While self-harm is among the leading causes of death and injury worldwide , it is still poorly understood. Unfortunately, we are not yet able to optimally intervene and prevent self-harm because we lack insights into the factors that are underlying to this harmful behaviour. A lot of research has focused on the intrapersonal factors that are related to self-harm, while it could be of even greater relevance to take into account the context where this behaviour occurs. I believe further insights into social and environmental risk factors would enable a better understanding of the processes underpinning the development of self-harm thoughts and behaviours.
Some research suggests a link between family functioning and self-harm, for example, a study  shows how adolescents in poor functioning families with low levels of warmth and support, and excessive behavioural control, were more likely to engage in self-harm behaviours. However, only a few studies have investigated the association between attachment and the development of self-harm and findings from existing studies are conflicting. For example, some studies do find an association between maternal attachment and self-harm  when other studies fail to find this relationship, and instead find a link between paternal attachment and self-harm .
That is why, during my PhD, I will focus on the role of mother, father and peer attachment in the development of self-harm thoughts and behaviours in a large non-clinical adolescent sample. I would like to better understand why adolescents think about and/or engage in self-harm behaviour and what the precise link between attachments and self-harm is. I believe that this will expand the theoretical scope of self-harm research and improve understanding of this behaviour within the context of young people. As a result, I hope to gain knowledge for practice as this research may highlight opportunities for early intervention and prevention.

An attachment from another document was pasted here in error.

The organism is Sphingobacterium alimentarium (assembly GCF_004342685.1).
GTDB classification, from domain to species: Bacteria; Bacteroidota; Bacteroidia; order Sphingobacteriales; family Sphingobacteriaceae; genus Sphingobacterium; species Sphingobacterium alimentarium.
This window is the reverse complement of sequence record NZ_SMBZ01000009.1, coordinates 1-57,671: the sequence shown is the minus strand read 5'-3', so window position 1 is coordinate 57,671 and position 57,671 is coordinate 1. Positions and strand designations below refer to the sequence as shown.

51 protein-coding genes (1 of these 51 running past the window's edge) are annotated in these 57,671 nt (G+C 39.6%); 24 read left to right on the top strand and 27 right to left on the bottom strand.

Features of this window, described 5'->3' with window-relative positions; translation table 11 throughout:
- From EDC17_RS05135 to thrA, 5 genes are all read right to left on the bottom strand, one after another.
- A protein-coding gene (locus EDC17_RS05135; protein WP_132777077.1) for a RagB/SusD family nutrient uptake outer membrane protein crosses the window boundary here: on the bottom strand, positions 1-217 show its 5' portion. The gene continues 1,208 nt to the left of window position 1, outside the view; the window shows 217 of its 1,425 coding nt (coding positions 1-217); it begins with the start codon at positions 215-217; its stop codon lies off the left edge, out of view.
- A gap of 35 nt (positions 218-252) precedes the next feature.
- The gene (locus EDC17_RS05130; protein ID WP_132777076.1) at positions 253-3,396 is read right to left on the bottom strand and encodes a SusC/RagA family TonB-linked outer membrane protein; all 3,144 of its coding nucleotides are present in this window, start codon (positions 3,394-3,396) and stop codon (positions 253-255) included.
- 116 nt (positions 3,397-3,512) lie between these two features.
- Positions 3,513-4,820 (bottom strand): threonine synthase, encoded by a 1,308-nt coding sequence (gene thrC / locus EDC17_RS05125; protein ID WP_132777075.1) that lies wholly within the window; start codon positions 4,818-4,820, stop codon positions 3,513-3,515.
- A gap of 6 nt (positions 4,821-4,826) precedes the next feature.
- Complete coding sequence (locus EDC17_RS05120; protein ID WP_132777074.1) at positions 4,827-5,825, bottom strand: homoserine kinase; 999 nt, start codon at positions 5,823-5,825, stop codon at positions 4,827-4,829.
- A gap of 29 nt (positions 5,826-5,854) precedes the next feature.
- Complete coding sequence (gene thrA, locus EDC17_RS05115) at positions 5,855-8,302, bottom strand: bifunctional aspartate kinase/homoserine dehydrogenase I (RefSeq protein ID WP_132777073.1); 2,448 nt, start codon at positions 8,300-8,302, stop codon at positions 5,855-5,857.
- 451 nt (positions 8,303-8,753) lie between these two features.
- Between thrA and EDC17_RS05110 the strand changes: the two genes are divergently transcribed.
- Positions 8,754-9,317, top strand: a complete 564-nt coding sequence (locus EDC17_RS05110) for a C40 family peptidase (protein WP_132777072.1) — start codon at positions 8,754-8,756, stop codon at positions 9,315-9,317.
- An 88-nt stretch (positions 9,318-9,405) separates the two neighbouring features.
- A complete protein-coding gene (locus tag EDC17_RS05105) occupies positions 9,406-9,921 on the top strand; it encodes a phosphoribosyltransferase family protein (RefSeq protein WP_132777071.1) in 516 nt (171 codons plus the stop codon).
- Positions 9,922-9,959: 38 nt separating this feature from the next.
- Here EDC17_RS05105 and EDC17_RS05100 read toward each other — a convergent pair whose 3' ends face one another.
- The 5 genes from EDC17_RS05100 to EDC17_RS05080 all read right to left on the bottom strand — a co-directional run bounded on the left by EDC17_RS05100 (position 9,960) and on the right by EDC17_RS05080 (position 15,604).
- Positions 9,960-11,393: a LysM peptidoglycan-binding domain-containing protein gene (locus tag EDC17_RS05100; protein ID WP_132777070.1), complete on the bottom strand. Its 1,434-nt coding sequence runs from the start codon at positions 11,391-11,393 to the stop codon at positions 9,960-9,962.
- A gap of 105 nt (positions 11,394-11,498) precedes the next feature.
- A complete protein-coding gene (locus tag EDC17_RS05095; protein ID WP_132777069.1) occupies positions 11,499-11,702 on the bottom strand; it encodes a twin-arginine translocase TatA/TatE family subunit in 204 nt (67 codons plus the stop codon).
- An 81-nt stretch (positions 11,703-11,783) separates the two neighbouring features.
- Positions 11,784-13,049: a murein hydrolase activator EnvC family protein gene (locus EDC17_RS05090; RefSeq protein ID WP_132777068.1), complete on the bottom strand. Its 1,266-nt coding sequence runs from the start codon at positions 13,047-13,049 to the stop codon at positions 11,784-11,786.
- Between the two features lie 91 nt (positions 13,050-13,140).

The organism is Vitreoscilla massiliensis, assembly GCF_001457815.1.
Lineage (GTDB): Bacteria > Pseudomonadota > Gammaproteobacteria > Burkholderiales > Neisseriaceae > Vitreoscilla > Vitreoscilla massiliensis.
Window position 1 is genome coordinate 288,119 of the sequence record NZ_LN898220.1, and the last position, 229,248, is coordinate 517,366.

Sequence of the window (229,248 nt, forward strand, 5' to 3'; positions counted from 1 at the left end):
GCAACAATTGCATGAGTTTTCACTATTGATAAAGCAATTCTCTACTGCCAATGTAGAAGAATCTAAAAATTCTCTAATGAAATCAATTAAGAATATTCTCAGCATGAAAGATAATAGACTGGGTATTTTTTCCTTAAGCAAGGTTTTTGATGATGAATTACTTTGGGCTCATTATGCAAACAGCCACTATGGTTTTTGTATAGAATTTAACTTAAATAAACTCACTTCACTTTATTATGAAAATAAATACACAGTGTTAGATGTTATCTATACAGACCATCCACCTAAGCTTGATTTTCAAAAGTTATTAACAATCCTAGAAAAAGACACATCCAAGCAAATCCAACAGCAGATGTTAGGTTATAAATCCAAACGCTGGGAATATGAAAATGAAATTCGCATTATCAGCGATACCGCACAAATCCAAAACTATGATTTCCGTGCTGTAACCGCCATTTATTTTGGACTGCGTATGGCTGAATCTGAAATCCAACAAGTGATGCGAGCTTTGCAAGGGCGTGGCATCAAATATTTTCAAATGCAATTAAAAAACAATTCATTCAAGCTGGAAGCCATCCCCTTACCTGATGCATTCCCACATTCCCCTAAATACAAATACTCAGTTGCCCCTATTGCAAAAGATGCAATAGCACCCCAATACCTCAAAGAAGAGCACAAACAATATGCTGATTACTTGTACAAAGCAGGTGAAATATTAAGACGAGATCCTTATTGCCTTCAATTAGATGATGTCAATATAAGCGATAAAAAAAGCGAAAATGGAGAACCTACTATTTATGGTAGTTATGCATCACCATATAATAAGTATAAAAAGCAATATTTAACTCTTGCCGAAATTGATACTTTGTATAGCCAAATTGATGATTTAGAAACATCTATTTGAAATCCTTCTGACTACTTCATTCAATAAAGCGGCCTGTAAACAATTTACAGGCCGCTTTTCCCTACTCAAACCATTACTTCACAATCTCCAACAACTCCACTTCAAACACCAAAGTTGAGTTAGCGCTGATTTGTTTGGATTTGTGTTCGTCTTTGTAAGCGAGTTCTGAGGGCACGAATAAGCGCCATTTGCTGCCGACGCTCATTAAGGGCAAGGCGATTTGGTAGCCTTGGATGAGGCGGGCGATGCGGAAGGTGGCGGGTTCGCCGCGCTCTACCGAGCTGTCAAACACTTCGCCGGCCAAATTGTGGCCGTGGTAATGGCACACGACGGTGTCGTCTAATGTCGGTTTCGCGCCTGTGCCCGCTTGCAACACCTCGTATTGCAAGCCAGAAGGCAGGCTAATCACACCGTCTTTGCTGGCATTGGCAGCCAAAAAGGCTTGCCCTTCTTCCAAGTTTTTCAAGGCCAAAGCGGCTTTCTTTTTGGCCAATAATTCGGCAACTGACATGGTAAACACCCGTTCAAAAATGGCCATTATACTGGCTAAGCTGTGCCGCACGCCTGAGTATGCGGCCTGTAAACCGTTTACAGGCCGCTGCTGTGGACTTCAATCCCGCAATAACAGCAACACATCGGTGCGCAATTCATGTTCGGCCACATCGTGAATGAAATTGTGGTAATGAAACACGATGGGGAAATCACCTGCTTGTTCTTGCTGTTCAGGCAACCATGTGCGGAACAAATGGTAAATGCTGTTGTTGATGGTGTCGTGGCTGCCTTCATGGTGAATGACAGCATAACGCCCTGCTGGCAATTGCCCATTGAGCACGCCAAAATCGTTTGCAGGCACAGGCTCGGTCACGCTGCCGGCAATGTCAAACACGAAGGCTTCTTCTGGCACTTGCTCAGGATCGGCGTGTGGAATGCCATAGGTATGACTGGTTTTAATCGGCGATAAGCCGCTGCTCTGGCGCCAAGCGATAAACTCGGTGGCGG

- Bowlby, J. (1969). Attachment and loss (2nd ed.). Attachment Vol. I. New York, NY: Basic Books.
- WHO. World Health Organization: Suicide Prevention (SUPRE) 2008 Retrieved 2008 June 20, from http://www.who.int/mental_health/prevention/suicide/suicideprevent/en/
- Baetens, I., Andrews, T., Claes, L., & Martin, G. (2015). The association between family functioning and NSSI in adolescence: the mediating role of depressive symptoms. Family Science, 6(1), 330-337.
- Gandhi, A., Claes, L., Bosmans, G., Baetens, I., Wilderjans, T. F., Maitra, S., … & Luyckx, K. (2016). Non-suicidal self-injury and adolescents attachment with peers and mother: The mediating role of identity synthesis and confusion. Journal of Child and family Studies, 25(6), 1735-1745.
- Santens, T., Claes, L., Diamond, G. S., & Bosmans, G. (2018). Depressive symptoms and self-harm among youngsters referred to child welfare: the role of trust in caregiver support and communication. Child abuse & neglect, 77, 155-167.